Back in April, we brought some true innovation to the blogging community. The first ever (to our knowledge) 3D box break was met with
much little fanfare. Well, you saw our video, or maybe it made you motion sick and you turned it off. Either way, it’s now time for the inevitably delayed review.
Hey, it’s not like it’s the hot new release.
I used to review movies semi-regularly. Something I always tried to do with my film reviews was to approach it as if it were brand new. If I was analyzing Slumber Party Massacre for example, I didn’t want to let any knowledge or plot points of Slumber Party Massacre II or Slumber Party Massacre III infiltrate my writing. It was a matter of letting the film stand on its own and trying to put myself into the time it was released. Account for what came before, but not after whenever possible. We don’t have the benefit of looking at 2012 releases with a historical eye, after all.
With older cards, it’s tougher to do that. Partly because of the lack of cardboard knowledge I have and partly because the market has changed so drastically. It’s unfortunate that the financial aspect is a factor, but I’d be remiss if I didn’t acknowledge that it is.
In 1988, these Sportflics cards were high-end. You got 3 cards in a pack that cost significantly more than your Topps and Fleer wax did. The wrapper wasn’t even wax! Stylin’ AND Profilin’ right there. An eight year-old kid like myself could only afford to buy a couple packs.
See that Sutton card up there? It’s card #213 in a 225 card set. That meant if you were looking for a specific player, or even team, the risk factor was high and it was a huge thrill if you succeeded. That kind of excitement rarely exists anymore in a hit-driven cardscape.
If you want to know what made the set high-end, all I can say is “Open your eyes, man!” Look at the card move! Action shots that show actual actions. A full swing or full pitch on your card. Multiple players seen with a flick of the wrist. A weird combination of action and close-up portrait shots that don’t mesh.
Okay, aside from that last one, the novelty of lenticular technology was a huge draw for us special effects starved 80s kids. This is all we had. Well…this and holograms and scratch ‘n’ sniff stickers.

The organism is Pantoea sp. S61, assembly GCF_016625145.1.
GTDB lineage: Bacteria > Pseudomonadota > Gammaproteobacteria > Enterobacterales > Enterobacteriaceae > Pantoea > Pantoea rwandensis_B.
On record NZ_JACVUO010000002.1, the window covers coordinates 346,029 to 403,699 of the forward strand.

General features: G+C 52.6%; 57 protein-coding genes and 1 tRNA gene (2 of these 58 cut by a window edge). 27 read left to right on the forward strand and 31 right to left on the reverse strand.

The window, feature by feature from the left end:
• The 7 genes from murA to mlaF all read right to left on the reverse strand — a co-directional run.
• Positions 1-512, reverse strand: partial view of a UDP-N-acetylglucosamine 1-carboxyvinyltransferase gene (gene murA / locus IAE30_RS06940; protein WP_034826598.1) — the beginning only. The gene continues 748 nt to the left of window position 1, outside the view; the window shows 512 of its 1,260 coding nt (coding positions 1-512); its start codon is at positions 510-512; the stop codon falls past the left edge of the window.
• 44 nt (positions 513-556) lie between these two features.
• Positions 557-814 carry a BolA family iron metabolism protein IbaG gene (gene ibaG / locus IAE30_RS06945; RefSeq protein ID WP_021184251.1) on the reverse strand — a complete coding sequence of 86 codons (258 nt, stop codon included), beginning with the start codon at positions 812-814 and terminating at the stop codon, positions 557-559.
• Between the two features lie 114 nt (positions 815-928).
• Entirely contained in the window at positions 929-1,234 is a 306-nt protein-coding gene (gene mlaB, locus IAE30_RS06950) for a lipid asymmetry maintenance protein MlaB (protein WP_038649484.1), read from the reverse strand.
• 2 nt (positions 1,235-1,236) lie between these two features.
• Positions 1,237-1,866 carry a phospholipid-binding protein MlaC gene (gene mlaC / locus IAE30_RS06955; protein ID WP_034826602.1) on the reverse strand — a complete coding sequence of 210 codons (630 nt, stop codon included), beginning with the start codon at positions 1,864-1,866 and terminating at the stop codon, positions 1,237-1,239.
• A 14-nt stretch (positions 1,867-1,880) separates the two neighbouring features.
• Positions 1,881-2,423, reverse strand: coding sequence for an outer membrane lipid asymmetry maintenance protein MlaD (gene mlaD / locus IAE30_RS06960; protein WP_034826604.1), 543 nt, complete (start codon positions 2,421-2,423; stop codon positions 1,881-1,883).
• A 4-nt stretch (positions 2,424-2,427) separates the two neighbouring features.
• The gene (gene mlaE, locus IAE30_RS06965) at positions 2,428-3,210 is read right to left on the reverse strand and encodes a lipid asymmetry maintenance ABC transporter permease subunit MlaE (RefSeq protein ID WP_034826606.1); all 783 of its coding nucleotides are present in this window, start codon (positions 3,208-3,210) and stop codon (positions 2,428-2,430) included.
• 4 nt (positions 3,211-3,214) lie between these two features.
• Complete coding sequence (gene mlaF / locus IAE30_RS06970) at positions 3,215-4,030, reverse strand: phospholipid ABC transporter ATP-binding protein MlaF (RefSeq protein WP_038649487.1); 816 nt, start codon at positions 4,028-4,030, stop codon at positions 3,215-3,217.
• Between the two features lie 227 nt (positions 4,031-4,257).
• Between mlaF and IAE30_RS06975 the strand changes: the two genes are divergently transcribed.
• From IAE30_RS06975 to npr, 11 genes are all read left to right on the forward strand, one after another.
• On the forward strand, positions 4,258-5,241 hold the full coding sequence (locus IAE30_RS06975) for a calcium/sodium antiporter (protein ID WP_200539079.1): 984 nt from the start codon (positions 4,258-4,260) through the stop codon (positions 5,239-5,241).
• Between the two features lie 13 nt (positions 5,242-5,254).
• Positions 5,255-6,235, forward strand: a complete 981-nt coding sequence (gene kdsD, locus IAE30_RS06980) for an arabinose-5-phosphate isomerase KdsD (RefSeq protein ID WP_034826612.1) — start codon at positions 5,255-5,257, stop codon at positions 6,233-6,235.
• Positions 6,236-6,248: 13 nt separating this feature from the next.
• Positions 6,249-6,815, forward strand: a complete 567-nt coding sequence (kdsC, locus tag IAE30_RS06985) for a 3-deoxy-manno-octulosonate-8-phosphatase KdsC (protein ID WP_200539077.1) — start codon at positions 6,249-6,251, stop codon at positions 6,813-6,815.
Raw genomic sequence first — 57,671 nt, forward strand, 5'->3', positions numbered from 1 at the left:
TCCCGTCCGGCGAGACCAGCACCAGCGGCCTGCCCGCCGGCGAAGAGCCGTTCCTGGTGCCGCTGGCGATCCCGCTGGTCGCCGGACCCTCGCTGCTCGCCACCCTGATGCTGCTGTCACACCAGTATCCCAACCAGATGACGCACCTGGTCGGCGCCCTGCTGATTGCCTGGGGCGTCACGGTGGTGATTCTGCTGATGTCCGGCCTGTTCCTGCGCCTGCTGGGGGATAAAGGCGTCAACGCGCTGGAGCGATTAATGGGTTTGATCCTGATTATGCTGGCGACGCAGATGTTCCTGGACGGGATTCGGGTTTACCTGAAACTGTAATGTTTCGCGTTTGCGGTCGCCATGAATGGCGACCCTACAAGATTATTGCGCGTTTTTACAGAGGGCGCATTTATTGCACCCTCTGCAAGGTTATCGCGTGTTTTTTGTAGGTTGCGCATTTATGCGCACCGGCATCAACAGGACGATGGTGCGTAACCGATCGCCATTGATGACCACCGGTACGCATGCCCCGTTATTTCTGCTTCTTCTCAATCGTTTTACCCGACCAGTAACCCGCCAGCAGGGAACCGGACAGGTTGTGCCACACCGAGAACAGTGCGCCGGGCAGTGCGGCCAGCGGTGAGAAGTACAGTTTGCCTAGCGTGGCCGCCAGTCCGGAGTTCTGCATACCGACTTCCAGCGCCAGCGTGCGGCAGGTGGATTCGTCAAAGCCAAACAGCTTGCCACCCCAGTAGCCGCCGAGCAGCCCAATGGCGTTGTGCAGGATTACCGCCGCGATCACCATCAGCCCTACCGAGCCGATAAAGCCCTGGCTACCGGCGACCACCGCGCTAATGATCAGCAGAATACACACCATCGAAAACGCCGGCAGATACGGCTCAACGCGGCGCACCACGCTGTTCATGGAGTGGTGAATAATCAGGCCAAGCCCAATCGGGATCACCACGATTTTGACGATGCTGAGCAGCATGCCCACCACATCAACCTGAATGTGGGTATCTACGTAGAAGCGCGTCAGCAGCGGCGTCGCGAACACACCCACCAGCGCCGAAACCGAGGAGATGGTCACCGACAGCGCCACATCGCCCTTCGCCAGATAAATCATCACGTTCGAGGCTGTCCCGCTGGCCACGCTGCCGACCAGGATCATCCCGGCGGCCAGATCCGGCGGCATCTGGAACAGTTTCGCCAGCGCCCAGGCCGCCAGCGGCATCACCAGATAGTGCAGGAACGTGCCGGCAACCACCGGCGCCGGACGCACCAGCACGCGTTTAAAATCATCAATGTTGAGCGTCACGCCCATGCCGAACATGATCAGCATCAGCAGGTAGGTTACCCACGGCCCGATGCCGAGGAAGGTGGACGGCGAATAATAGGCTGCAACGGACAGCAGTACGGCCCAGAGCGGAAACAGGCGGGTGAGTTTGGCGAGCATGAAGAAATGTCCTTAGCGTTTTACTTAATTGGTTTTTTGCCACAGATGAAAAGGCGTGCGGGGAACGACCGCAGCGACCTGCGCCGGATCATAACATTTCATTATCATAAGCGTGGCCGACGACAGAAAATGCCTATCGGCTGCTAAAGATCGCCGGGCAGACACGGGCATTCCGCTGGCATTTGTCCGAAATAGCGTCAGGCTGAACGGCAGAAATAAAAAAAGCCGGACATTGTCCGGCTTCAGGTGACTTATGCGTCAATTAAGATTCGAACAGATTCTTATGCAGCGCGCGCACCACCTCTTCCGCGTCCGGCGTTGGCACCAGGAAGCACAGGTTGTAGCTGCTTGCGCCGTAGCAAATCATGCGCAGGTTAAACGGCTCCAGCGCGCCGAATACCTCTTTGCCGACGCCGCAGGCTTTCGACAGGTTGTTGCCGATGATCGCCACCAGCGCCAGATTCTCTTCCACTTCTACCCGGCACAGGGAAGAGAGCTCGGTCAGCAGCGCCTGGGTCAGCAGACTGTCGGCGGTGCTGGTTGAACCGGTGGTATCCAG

Inserts and Parallels
The packs come with 2 of these trivia mini cards. Even as a kid, I never really cared these throw-ins. They always felt like left over scraps that the company decided to print things on. All of them feature either a team name, a logo, or a hat, never any players. While it was cool to see a Mets logo in varying sizes fall out of the pack, it would have been so much better to see a mini Strawberry or Gooden instead. Player specific trivia shouldn’t be out of the question, so to speak.
Still, it’s about the closest we’re going to get to an actual insert. This isn’t a product with frills. Well, except for the whole motion card thing that it banks on.
If you’re curious about the stats, our box saw us get 108 of the 225 cards with no doubles as well as 58 of the 153 trivia minis with 4 doubles. Not too bad at all.
The player selection in the set is fantastic for being so large. Even in packs with so few cards, it’s not entirely impossible to get a great player (even if he’s not your favorite or on your team). The trivia cards don’t add much except space and the awkward size makes them even less desirable to people like me.
If this were a movie review and I were Gene Shalit, I’d have to call this product “LentACULAR!” You can see why I gave it up now, right? That and all the hate mail for my Kate & Leopold review.
Design – ***
Set Collecting – *
Inserts – **
Overall – ** out of 5